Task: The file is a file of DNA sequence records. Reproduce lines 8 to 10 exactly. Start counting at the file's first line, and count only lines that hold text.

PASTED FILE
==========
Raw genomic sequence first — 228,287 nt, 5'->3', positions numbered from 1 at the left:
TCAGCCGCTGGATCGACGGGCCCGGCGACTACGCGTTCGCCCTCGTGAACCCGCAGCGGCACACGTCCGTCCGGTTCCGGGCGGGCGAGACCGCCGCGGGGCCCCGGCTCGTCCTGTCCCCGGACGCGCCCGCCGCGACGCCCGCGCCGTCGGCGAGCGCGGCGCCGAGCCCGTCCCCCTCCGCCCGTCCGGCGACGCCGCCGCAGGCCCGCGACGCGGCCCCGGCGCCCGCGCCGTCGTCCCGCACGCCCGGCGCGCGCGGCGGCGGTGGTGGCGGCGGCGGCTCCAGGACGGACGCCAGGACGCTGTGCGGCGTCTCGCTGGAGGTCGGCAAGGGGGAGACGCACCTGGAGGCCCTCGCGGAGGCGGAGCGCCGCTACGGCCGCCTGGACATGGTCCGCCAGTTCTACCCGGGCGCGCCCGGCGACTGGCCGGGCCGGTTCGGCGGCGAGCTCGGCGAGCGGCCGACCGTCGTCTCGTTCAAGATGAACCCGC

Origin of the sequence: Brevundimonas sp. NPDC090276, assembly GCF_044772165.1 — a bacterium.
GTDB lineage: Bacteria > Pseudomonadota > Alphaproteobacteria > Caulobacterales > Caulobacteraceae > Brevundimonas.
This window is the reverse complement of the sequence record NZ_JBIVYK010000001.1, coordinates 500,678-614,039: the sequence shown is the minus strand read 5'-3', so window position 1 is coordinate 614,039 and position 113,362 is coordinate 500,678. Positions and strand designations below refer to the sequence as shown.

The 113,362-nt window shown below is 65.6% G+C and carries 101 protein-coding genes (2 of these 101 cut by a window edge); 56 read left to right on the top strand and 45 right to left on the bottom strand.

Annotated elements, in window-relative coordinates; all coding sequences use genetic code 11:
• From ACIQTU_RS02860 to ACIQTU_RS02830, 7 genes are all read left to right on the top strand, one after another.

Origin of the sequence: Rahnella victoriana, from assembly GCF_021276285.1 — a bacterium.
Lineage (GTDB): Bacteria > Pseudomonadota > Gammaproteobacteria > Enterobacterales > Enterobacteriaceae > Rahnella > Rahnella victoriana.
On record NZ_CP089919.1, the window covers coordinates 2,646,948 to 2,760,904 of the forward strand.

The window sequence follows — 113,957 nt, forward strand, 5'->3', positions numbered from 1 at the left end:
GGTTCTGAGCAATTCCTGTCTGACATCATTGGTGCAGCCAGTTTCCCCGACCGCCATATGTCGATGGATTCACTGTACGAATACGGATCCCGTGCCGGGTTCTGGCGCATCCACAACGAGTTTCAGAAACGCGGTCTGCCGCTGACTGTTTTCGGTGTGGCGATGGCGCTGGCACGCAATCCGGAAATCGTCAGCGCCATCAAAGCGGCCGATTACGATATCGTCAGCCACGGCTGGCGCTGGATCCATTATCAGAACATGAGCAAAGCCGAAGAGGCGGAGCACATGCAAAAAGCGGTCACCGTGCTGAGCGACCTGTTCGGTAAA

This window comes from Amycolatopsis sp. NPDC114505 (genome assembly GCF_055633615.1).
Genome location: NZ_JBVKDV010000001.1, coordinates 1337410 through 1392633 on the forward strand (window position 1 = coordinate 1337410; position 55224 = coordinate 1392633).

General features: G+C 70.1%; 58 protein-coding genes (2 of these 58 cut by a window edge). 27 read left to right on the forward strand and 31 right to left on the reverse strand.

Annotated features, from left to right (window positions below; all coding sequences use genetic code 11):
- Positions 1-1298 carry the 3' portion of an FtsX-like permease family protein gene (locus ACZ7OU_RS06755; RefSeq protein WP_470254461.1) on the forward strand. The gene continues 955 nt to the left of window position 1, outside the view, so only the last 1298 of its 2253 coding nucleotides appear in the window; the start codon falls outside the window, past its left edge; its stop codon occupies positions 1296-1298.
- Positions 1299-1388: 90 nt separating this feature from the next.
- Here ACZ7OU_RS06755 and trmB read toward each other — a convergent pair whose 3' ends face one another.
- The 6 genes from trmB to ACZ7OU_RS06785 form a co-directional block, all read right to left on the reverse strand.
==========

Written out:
• From ACIQTU_RS02860 to ACIQTU_RS02830, 7 genes are all read left to right on the top strand, one after another.

Origin of the sequence: Rahnella victoriana, from assembly GCF_021276285.1 — a bacterium.
Lineage (GTDB): Bacteria > Pseudomonadota > Gammaproteobacteria > Enterobacterales > Enterobacteriaceae > Rahnella > Rahnella victoriana.